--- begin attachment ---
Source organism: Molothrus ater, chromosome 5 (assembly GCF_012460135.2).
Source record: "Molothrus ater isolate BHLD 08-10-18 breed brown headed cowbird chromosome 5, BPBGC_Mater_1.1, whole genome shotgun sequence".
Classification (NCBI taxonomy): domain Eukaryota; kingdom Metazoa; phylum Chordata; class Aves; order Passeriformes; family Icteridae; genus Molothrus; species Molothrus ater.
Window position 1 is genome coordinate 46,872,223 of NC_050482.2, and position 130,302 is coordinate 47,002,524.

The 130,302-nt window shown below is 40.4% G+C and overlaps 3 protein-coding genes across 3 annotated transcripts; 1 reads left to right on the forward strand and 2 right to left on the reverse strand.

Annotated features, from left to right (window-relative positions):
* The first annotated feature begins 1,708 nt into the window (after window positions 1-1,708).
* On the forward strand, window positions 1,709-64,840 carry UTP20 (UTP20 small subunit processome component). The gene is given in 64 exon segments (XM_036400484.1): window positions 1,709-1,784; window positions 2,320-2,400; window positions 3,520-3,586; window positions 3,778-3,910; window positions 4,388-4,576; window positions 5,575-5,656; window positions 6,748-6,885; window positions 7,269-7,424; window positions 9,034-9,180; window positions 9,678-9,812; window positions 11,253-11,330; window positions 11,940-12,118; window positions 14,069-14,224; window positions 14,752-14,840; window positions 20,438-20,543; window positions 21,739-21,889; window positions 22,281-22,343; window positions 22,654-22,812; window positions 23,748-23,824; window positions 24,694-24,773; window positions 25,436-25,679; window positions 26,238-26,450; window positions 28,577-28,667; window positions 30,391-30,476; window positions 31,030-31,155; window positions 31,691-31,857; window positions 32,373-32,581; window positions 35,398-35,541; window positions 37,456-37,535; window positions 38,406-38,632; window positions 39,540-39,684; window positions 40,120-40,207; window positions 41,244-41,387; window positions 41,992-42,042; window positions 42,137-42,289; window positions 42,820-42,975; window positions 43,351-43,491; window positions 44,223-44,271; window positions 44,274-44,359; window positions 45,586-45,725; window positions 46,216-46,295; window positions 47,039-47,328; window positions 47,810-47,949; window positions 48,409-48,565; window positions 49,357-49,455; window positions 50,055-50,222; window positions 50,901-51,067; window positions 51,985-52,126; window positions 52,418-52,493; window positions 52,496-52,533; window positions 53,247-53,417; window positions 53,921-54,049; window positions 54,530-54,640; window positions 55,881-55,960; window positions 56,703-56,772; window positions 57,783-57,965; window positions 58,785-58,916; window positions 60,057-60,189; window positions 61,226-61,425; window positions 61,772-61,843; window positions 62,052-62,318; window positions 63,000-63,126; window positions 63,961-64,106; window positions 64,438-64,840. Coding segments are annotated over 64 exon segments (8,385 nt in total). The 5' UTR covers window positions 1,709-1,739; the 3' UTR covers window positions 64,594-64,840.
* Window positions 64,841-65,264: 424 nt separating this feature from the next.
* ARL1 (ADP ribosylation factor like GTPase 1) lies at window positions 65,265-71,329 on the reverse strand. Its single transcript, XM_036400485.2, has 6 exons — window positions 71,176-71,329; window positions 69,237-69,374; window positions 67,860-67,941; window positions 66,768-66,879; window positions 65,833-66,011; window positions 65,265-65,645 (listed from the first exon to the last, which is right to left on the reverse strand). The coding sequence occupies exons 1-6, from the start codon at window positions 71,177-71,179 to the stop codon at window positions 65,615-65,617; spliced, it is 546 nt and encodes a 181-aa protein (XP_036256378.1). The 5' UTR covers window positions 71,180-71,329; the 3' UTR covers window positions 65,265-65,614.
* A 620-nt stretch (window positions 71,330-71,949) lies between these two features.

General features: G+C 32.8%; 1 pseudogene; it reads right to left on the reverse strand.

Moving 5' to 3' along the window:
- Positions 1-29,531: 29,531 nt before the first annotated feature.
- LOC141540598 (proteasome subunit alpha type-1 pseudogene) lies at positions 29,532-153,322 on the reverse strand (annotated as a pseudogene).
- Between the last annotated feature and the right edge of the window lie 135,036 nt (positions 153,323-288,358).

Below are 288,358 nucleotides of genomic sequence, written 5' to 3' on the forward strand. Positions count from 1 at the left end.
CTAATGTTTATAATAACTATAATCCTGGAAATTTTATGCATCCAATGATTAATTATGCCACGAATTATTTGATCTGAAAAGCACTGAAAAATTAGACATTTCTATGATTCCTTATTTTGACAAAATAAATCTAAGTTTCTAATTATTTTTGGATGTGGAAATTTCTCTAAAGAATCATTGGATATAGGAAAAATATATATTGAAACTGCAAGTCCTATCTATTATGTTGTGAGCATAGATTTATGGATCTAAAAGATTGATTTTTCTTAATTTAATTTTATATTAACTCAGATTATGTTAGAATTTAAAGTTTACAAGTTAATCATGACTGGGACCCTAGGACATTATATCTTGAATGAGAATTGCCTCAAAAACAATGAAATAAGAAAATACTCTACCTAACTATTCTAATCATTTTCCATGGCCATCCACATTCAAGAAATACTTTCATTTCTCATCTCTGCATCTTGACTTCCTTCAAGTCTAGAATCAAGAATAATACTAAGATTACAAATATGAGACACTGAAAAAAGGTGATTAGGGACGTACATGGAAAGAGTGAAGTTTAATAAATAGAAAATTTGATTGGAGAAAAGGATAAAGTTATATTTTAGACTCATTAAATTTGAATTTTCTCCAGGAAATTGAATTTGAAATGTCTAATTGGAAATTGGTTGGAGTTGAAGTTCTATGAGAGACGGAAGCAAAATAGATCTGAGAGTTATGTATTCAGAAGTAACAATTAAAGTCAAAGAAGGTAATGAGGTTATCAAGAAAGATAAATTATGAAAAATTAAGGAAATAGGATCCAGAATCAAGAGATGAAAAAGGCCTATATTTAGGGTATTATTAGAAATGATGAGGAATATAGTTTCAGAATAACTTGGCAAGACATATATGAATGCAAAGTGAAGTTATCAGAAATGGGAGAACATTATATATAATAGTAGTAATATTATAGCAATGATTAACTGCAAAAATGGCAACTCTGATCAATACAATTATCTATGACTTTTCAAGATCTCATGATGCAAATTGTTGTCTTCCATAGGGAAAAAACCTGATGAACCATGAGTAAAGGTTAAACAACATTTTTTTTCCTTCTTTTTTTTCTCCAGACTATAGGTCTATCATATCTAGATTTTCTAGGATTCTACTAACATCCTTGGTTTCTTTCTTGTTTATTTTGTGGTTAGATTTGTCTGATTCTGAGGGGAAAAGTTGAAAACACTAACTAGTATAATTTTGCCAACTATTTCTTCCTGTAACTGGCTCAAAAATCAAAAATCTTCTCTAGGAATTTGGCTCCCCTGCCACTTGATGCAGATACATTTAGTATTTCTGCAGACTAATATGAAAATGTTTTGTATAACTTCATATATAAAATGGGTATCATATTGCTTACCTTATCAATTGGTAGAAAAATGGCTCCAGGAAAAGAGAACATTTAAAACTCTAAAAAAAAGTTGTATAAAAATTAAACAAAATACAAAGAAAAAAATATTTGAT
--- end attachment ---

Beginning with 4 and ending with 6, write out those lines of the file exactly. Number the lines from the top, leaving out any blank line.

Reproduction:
Window position 1 is genome coordinate 46,872,223 of NC_050482.2, and position 130,302 is coordinate 47,002,524.

The 130,302-nt window shown below is 40.4% G+C and overlaps 3 protein-coding genes across 3 annotated transcripts; 1 reads left to right on the forward strand and 2 right to left on the reverse strand.

Annotated features, from left to right (window-relative positions):